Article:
Ordovician and Silurian polychaete diversity and biogeography

Mats E. Eriksson*, Olle Hints, Hannelore Paxton, Petra Tonarová

*Corresponding author for this work

    Research output: Chapter in Book/Report/Conference proceedingChapterpeer-review

    21 Citations (Scopus)

    Abstract

    Eunicidan polychaetes formed a significant part of Early Palaeozoic marine invertebrate communities, as shown by the abundance and diversity of scolecodonts (polychaete jaws) in the fossil record. In this study we summarize the early radiation and biodiversity trends and discuss the palaeobiogeography of these fossils. The oldest (latest Cambrian-Early Ordovician) representatives had primitive, usually symmetrical, placognath/ctenognath type jaw apparatuses. The first more advanced taxa, possessing labidognath-type jaw apparatuses or placognath apparatuses with compound maxillae, are first recorded in the Middle Ordovician. The most significant increase in generic diversity occurred in the Darriwilian, when many common taxa appeared and diversified. The Ordovician and Silurian scolecodont occurrences allow some palaeobiogeographical units and distribution patterns to be explored and outlined. The most robust data presently at hand derive from successions in Baltica and Laurentia. That information, together with new records from other palaeocontinents, reveals a wide distribution for the most frequent and species-rich genera and families, similar to the biogeographical patterns of extant polychaetes. Like many other benthic and pelagic fossil groups, scolecodont-bearing polychaetes show an increased cosmopolitan character in the Silurian as compared with the Ordovician. Species-level endemism appears to be relatively common, inferring a potential for scolecodonts as biogeographical tools in the future.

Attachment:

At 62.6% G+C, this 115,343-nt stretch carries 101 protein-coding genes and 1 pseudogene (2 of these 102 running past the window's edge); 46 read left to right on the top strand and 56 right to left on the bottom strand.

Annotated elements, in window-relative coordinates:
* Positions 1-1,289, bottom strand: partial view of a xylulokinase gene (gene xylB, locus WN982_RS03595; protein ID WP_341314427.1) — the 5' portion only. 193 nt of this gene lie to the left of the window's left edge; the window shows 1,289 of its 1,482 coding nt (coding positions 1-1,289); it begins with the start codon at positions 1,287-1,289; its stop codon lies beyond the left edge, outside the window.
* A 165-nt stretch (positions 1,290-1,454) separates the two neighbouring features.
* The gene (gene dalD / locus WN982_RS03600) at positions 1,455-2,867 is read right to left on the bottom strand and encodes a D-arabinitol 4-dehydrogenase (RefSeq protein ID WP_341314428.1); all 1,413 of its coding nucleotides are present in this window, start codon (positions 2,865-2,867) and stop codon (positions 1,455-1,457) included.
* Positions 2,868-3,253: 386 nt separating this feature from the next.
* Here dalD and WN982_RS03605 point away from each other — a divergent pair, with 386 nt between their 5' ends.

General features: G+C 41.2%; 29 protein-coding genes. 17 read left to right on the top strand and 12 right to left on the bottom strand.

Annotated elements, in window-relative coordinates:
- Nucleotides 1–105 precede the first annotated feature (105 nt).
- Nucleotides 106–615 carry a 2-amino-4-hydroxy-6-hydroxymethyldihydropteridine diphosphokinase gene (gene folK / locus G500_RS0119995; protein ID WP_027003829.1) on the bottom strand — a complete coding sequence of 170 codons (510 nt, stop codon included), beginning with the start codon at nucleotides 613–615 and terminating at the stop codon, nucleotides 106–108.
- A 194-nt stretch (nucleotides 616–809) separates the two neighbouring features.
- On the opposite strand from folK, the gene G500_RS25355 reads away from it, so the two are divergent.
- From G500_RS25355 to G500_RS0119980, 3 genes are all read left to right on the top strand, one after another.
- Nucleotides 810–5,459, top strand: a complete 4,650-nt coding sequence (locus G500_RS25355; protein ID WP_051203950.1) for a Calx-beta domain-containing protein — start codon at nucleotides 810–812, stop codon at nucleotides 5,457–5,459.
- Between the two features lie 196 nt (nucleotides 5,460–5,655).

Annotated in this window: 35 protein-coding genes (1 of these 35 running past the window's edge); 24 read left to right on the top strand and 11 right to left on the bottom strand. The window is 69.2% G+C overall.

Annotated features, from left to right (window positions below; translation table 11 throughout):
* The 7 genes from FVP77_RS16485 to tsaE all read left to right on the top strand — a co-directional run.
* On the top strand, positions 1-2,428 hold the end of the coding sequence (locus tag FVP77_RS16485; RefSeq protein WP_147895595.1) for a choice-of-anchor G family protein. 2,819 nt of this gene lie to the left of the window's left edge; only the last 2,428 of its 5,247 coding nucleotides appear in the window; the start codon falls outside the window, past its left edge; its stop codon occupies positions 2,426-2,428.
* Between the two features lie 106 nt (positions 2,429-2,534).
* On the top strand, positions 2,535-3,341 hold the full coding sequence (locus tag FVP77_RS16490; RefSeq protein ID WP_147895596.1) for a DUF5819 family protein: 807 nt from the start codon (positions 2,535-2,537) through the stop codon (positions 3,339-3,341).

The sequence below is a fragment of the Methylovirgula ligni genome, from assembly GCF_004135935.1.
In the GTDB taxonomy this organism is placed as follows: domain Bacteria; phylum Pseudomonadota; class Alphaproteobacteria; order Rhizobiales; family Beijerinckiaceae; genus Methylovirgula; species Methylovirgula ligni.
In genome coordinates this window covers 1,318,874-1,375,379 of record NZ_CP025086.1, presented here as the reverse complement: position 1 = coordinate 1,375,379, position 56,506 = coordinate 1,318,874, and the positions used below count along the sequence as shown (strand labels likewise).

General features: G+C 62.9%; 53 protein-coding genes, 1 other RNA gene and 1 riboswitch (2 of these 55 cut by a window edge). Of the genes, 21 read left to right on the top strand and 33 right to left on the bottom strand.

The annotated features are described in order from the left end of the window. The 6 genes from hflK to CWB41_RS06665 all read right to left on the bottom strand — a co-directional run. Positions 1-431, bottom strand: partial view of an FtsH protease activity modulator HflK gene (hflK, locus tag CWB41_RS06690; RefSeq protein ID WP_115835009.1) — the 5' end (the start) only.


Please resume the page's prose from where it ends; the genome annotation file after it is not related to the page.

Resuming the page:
Original languageEnglish
    Title of host publicationEarly Palaeozoic Biogeography and Palaeogeography
    EditorsD. A. T. Harper, Thomas Servais
    Place of PublicationLondon, UK
    PublisherGeological Society of London
    Pages265-272
    Number of pages8
    Volume38
    Edition1st
    ISBN (Print)9781862393738
    DOIs
    Publication statusPublished - 2013

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